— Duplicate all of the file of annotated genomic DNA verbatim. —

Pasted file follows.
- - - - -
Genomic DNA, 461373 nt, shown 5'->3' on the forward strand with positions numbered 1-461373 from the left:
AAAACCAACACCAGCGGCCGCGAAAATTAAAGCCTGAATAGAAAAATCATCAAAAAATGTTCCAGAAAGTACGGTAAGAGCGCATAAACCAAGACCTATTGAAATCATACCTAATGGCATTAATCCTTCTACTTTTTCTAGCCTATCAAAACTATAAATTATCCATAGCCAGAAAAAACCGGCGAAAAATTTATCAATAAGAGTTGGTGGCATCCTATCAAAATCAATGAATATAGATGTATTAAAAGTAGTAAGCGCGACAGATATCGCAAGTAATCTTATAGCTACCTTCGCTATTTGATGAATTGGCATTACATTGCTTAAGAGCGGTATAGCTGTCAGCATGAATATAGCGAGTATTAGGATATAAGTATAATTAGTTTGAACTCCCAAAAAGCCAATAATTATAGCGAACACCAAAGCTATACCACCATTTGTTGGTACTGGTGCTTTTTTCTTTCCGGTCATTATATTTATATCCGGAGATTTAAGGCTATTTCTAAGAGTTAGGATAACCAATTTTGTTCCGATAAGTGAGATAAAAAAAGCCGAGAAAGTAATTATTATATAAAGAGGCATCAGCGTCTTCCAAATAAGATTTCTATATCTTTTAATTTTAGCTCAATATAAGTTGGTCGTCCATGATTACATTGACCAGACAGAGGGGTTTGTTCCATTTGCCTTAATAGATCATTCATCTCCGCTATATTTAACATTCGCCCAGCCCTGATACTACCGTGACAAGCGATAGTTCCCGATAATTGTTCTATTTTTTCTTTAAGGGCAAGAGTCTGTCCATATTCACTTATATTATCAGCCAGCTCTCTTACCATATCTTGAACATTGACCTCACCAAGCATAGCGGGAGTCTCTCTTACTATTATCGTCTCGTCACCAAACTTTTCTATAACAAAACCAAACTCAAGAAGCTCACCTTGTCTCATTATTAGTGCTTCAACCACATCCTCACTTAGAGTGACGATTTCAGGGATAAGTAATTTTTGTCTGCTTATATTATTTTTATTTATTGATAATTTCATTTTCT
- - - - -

Genomic DNA, 461373 nt, shown 5'->3' on the forward strand with positions numbered 1-461373 from the left:
AAAACCAACACCAGCGGCCGCGAAAATTAAAGCCTGAATAGAAAAATCATCAAAAAATGTTCCAGAAAGTACGGTAAGAGCGCATAAACCAAGACCTATTGAAATCATACCTAATGGCATTAATCCTTCTACTTTTTCTAGCCTATCAAAACTATAAATTATCCATAGCCAGAAAAAACCGGCGAAAAATTTATCAATAAGAGTTGGTGGCATCCTATCAAAATCAATGAATATAGATGTATTAAAAGTAGTAAGCGCGACAGATATCGCAAGTAATCTTATAGCTACCTTCGCTATTTGATGAATTGGCATTACATTGCTTAAGAGCGGTATAGCTGTCAGCATGAATATAGCGAGTATTAGGATATAAGTATAATTAGTTTGAACTCCCAAAAAGCCAATAATTATAGCGAACACCAAAGCTATACCACCATTTGTTGGTACTGGTGCTTTTTTCTTTCCGGTCATTATATTTATATCCGGAGATTTAAGGCTATTTCTAAGAGTTAGGATAACCAATTTTGTTCCGATAAGTGAGATAAAAAAAGCCGAGAAAGTAATTATTATATAAAGAGGCATCAGCGTCTTCCAAATAAGATTTCTATATCTTTTAATTTTAGCTCAATATAAGTTGGTCGTCCATGATTACATTGACCAGACAGAGGGGTTTGTTCCATTTGCCTTAATAGATCATTCATCTCCGCTATATTTAACATTCGCCCAGCCCTGATACTACCGTGACAAGCGATAGTTCCCGATAATTGTTCTATTTTTTCTTTAAGGGCAAGAGTCTGTCCATATTCACTTATATTATCAGCCAGCTCTCTTACCATATCTTGAACATTGACCTCACCAAGCATAGCGGGAGTCTCTCTTACTATTATCGTCTCGTCACCAAACTTTTCTATAACAAAACCAAACTCAAGAAGCTCACCTTGTCTCATTATTAGTGCTTCAACCACATCCTCACTTAGAGTGACGATTTCAGGGATAAGTAATTTTTGTCTGCTTATATTATTTTTATTTATTGATAATTTCATTTTCT